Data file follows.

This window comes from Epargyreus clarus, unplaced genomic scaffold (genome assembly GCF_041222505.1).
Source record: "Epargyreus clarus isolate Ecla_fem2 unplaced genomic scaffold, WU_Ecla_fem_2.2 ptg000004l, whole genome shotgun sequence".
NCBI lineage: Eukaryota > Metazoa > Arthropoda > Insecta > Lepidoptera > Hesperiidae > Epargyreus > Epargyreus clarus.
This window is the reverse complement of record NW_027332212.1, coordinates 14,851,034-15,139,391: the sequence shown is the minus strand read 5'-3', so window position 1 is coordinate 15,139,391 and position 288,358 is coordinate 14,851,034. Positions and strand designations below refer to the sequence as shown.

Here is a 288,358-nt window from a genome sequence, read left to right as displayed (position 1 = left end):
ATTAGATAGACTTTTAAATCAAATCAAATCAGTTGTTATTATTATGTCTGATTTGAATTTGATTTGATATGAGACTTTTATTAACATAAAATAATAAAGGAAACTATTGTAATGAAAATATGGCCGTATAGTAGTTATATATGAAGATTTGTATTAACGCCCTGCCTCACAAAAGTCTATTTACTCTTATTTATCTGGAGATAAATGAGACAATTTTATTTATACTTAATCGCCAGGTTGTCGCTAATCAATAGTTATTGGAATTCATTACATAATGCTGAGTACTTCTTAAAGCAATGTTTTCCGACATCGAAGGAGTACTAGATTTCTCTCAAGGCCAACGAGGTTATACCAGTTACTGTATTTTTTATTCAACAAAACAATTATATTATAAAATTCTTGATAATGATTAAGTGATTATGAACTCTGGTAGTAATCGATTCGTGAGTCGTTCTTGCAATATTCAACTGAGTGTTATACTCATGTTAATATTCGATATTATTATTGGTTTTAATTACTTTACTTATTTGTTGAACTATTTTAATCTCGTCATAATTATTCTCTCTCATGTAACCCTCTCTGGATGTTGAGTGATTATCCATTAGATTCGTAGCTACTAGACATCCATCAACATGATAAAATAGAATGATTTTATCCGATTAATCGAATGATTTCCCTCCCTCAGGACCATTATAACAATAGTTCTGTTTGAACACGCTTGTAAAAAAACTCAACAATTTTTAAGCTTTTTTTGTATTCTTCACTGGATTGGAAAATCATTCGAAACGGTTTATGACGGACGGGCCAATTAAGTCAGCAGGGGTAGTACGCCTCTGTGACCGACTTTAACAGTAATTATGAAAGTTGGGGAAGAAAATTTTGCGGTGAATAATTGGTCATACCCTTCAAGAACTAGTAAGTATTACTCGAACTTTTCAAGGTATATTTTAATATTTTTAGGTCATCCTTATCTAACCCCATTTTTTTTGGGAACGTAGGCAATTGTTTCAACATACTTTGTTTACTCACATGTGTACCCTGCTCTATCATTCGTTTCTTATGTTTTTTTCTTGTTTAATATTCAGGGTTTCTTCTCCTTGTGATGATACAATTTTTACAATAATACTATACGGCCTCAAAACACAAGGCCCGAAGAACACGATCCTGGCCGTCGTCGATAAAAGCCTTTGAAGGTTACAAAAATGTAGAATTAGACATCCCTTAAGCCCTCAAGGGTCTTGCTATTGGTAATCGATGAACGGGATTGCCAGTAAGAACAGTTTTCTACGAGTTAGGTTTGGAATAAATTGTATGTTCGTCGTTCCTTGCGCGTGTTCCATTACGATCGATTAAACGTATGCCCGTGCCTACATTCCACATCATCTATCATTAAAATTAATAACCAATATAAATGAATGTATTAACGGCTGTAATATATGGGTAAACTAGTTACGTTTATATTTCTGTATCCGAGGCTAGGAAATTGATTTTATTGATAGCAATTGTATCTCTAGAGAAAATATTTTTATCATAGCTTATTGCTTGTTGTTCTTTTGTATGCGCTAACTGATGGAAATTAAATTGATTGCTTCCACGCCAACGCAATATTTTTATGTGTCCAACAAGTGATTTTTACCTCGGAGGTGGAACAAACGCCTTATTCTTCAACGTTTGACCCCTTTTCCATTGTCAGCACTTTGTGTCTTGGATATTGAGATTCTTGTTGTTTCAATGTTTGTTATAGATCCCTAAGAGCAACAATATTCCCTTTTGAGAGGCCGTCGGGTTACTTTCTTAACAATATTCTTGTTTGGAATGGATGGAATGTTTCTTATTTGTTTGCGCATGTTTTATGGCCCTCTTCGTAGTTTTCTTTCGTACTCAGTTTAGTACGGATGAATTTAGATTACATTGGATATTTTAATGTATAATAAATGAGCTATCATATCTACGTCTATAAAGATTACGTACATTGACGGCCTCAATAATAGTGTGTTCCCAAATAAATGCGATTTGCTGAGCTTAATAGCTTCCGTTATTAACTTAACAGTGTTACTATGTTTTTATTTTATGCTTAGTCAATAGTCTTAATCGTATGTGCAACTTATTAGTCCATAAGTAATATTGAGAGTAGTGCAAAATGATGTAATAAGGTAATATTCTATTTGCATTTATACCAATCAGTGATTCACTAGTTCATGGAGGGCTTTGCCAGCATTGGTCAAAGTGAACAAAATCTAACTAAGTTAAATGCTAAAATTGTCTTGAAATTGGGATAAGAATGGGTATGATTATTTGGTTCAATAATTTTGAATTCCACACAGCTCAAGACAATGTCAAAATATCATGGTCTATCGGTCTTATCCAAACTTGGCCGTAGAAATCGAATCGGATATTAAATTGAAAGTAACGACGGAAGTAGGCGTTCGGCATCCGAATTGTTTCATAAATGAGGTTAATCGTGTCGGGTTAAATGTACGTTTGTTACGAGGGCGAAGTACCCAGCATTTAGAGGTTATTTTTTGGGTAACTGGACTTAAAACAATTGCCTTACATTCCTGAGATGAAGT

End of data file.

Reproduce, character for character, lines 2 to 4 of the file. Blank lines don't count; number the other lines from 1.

Source record: "Epargyreus clarus isolate Ecla_fem2 unplaced genomic scaffold, WU_Ecla_fem_2.2 ptg000004l, whole genome shotgun sequence".
NCBI lineage: Eukaryota > Metazoa > Arthropoda > Insecta > Lepidoptera > Hesperiidae > Epargyreus > Epargyreus clarus.
This window is the reverse complement of record NW_027332212.1, coordinates 14,851,034-15,139,391: the sequence shown is the minus strand read 5'-3', so window position 1 is coordinate 15,139,391 and position 288,358 is coordinate 14,851,034. Positions and strand designations below refer to the sequence as shown.